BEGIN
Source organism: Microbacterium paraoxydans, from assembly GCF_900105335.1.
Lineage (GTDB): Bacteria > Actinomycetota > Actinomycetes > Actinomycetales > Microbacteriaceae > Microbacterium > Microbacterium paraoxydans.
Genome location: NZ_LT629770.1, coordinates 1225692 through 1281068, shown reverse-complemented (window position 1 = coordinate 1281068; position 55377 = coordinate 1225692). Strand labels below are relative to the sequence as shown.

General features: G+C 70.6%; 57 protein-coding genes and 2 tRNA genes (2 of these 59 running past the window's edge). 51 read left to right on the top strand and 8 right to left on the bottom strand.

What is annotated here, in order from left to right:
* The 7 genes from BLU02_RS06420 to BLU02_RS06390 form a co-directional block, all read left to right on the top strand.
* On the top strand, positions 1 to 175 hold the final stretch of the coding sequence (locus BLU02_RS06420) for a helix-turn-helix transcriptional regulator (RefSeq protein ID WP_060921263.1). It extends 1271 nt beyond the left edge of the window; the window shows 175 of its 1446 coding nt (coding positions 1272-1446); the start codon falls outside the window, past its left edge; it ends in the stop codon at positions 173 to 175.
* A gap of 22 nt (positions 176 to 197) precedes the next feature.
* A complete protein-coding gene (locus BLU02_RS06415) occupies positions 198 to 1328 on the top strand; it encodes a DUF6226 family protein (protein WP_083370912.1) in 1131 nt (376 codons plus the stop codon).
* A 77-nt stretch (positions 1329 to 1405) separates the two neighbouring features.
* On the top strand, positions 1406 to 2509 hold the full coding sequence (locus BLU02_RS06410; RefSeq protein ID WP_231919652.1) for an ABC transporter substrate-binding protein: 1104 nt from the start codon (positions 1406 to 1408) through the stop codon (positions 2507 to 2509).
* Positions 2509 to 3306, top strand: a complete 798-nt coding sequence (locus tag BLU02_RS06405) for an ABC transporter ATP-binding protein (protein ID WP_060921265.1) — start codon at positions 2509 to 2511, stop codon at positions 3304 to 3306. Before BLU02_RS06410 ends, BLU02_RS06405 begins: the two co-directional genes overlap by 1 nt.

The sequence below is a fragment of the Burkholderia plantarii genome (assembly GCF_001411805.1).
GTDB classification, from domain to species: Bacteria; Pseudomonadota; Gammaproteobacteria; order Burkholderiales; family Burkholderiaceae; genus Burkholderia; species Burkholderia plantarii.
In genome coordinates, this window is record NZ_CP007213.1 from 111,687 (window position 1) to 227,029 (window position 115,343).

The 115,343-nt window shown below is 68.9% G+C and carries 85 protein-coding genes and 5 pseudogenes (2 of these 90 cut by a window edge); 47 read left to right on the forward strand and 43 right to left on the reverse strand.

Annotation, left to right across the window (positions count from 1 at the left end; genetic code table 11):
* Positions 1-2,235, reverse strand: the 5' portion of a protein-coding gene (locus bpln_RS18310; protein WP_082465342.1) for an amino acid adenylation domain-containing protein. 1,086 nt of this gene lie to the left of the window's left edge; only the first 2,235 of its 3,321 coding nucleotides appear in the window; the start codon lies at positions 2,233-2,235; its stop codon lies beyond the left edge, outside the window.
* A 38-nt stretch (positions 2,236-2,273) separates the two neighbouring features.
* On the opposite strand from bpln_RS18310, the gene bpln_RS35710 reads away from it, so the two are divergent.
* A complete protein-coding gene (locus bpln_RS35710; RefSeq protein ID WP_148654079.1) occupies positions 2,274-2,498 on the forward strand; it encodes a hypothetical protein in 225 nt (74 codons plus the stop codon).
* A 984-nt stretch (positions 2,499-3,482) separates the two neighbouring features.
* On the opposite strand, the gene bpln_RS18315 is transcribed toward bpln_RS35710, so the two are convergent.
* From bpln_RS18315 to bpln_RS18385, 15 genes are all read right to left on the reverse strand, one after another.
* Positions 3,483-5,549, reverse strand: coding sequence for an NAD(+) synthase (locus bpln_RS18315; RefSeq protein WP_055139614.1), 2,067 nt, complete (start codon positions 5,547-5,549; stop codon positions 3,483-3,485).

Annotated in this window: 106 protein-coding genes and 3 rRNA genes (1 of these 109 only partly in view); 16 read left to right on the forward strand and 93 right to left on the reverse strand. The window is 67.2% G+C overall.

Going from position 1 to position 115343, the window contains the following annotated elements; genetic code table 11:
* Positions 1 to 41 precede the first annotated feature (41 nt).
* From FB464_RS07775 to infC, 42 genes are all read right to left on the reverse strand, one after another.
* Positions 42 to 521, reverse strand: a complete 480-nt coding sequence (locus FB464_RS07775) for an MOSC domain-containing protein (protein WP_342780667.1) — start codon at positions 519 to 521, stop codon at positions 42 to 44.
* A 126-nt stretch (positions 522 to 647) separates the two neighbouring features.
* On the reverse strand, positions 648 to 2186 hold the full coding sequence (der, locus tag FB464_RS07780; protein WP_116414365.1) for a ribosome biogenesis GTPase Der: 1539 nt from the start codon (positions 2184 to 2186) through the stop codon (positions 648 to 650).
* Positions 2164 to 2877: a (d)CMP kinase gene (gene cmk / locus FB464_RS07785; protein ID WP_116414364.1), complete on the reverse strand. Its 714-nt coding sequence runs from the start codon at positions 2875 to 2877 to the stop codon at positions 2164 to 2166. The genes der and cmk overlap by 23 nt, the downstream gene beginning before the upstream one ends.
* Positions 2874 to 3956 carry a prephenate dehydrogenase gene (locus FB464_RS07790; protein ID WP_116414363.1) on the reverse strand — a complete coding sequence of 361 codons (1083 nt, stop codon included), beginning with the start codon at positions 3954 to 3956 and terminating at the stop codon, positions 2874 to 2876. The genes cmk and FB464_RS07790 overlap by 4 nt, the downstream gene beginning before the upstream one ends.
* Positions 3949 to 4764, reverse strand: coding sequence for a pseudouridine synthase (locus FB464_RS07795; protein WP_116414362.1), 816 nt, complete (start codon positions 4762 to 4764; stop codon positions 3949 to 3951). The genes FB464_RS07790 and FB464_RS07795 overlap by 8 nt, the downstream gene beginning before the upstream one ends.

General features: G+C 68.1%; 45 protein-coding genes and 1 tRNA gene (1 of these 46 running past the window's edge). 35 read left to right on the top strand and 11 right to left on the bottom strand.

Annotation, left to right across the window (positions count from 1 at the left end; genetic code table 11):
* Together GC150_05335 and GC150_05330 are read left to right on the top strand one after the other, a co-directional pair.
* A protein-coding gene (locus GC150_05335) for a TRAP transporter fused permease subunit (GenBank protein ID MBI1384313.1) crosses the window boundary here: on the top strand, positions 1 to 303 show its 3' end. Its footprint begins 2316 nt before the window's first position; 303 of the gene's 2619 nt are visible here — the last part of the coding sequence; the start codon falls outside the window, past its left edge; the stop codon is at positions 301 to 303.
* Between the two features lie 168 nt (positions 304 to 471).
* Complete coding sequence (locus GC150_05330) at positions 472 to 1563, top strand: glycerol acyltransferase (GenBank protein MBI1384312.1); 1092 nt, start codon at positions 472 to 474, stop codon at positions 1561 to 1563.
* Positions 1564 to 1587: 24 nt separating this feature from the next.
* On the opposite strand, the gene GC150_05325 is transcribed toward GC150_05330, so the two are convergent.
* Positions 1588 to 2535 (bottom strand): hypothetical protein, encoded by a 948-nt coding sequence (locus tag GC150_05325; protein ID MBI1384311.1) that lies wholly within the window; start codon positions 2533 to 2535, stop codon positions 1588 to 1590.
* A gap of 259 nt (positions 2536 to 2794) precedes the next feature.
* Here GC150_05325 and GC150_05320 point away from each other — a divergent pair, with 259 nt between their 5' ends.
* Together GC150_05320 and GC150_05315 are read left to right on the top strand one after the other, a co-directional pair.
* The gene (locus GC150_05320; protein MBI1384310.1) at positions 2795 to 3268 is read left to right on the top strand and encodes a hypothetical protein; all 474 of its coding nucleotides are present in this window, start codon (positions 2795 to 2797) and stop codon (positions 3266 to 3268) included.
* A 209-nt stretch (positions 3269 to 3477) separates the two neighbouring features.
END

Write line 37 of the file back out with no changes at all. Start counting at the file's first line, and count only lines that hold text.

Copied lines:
Annotation, left to right across the window (positions count from 1 at the left end; genetic code table 11):